He adapted his 1973 adult fairy tale “The Princess Bride: S. Morgenstern’s Classic Tale of True Love and High Adventure” (1973) for the successful, and enduringly popular, 1987 film. (There was no S. Morgenstern classic tale; that was just a conceit, which he also used in a later work, “The Silent Gondoliers”). The film, a tongue-in-cheek adventure movie did only middling box office in its theatrical run, but became a cult favorite on video. Lines such as “Never go in against a Sicilian when DEATH is on the line,” and “as you wish” became fan favorites and entered the popular lexicon.
Several nonfiction efforts also achieved popularity, especially 1983’s straightforward and astute account of the movie business “Adventures in the Screen Trade.” It became a bestseller. Later in the decade he collaborated with sportswriter Mike Lupica on “Wait Till Next Year,” which looked at 1987’s baseball, football and basketball seasons. In 1990 came “Hype and Glory,” an account of Goldman’s experiences as a judge for the Cannes Film Festival and the Miss America Pageant.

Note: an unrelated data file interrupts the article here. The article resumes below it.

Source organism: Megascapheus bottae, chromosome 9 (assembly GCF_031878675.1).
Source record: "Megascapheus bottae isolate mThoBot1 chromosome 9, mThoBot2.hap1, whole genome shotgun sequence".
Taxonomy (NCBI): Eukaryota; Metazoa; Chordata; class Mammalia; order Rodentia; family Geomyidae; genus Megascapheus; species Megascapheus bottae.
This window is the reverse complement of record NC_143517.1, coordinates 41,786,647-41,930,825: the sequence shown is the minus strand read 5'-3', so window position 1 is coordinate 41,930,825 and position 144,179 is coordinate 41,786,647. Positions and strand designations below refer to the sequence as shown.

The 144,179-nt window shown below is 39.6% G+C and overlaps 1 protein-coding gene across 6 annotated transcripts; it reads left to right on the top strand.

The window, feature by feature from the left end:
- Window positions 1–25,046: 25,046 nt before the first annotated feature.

Though his later work couldn’t match the verve and promise of “Butch Cassidy,” a 1990 adaptation of Stephen King’s novel “Misery” was an exception. The thriller stared James Caan as a novelist imprisoned by his number one fan, Kathy Bates. The actress won an Oscar for her work and fifteen years later, Goldman adapted “Misery” for the Broadway stage in a production starring Bruce Willis. Other Goldman efforts such as “Year of the Comet,” “Memoirs of an Invisible Man,” “Chaplin,” and “The Chamber” were a mixed bag commercially and artistically.
The thrillers “The Ghost and the Darkness,” “The General’s Daughter,” and “Absolute Power” made money, as did a big-screen version of the TV series “Maverick,” but by then Goldman was as in demand for his work as a script doctor as he was for his original efforts.